Much unlike the loyalty you may experience from characters in the game, is the loyalty of the Armageddon playerbase.  As advertised, this game is over a decade old, and quite a few players have been playing the game for almost as many years.  Occasionally people stop, usually after a particularly devastating loss of a character, but I routinely see them coming back.. posting on the discussion board that "I played Arm several years ago, and have decided to start playing it again."  My first foray into the world of Zalanthas was 5 years ago, and while I found it tough to learn all the commands at first, I have been well rewarded.  There are no signs of boredom yet!  Because of the many well-rooted players in this game, you will find the quality of role-play outstanding.  New players learn fast the standard of role-play that is expected, due to the fine examples set by experienced players.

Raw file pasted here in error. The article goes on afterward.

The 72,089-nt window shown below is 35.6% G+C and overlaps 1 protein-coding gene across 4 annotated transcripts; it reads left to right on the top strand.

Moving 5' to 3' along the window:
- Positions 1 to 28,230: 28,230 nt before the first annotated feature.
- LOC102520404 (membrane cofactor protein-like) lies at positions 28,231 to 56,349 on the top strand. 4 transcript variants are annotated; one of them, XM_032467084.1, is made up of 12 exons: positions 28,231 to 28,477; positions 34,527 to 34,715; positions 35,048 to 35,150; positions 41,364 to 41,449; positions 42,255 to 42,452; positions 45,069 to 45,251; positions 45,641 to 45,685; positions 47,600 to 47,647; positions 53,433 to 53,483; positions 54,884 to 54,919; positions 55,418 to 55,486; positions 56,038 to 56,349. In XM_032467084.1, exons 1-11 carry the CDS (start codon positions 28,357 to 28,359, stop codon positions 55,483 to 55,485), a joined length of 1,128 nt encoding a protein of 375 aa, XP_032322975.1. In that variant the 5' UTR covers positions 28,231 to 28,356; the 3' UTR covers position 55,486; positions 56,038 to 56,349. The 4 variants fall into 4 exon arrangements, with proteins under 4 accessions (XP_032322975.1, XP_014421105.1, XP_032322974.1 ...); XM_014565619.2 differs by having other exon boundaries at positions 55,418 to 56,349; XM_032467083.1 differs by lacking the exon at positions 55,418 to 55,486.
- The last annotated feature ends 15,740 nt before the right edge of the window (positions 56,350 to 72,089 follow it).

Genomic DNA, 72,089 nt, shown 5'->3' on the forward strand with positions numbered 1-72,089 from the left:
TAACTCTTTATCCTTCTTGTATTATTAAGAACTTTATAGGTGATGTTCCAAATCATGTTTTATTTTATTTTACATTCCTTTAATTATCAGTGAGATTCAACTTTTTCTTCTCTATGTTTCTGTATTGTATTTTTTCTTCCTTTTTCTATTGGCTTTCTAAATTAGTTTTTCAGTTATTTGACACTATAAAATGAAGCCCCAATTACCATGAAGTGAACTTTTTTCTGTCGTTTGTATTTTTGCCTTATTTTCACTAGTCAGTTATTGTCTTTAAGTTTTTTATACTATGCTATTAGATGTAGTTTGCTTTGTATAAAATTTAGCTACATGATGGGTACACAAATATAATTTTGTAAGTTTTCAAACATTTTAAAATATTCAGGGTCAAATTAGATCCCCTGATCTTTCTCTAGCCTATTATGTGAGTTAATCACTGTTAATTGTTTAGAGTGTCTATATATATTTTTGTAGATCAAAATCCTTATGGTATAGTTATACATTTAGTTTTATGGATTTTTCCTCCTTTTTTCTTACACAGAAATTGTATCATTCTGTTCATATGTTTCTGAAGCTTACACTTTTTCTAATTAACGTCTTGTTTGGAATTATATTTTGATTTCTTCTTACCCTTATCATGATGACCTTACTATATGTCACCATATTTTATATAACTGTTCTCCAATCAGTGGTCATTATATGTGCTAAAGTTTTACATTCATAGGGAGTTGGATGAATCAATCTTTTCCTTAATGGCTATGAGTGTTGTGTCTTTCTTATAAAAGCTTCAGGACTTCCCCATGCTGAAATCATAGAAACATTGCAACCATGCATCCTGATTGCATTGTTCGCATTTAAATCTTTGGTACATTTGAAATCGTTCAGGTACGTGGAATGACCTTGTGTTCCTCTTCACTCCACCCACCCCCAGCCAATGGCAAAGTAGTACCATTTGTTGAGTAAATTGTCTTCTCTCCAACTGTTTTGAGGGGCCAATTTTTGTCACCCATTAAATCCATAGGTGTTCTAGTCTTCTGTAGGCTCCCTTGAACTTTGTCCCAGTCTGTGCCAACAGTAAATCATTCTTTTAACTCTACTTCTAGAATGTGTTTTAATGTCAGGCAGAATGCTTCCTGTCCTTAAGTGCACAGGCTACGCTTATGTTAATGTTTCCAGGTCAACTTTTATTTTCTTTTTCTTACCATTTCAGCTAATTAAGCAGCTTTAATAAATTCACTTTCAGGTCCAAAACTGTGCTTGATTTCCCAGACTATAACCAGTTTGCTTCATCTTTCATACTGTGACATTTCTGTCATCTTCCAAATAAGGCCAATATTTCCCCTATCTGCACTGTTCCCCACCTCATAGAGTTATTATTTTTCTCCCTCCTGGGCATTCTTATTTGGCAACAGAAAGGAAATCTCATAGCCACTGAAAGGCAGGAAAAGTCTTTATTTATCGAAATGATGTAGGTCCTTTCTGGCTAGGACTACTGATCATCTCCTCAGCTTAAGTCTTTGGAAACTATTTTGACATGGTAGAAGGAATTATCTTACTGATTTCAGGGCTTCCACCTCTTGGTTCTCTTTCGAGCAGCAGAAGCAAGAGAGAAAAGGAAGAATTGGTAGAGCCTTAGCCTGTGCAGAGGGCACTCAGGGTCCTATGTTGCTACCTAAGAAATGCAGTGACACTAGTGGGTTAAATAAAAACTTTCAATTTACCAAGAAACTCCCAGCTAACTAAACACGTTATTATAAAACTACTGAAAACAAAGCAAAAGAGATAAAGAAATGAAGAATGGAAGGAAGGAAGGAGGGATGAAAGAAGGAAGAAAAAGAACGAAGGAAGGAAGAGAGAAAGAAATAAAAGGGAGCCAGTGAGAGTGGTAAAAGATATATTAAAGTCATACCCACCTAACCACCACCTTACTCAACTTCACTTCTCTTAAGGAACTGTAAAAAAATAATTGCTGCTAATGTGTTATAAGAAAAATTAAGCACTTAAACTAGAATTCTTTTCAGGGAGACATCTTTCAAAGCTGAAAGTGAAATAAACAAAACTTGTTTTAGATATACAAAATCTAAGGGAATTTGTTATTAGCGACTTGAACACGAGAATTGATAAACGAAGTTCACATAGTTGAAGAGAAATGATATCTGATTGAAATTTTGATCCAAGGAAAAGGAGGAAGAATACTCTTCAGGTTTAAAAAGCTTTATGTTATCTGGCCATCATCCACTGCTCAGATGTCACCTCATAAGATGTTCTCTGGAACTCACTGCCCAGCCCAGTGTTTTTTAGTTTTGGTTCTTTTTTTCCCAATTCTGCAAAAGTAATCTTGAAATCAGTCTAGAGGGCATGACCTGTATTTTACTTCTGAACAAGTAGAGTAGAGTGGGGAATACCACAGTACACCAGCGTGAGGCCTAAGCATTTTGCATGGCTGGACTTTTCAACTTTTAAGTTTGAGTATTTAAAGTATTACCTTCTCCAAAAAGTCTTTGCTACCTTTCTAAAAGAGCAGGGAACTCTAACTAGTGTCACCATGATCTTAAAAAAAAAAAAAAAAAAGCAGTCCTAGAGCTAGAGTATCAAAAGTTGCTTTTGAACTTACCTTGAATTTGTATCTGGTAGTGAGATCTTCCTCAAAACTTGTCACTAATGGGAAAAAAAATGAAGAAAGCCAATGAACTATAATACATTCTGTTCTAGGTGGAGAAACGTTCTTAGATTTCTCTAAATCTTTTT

This is the most entertaining game I've ever played! My need for adventure is satisfied by Armageddon, it has fulfilled everything I could have ever wanted from a MUD, and more!  Each time I log off I'm left reeling from the experience.  I highly recommend it to MU* players of all ages, whether you are a veteran role-player or someone who is trying out a MUD for the first time - I believe you will find what you have been looking for.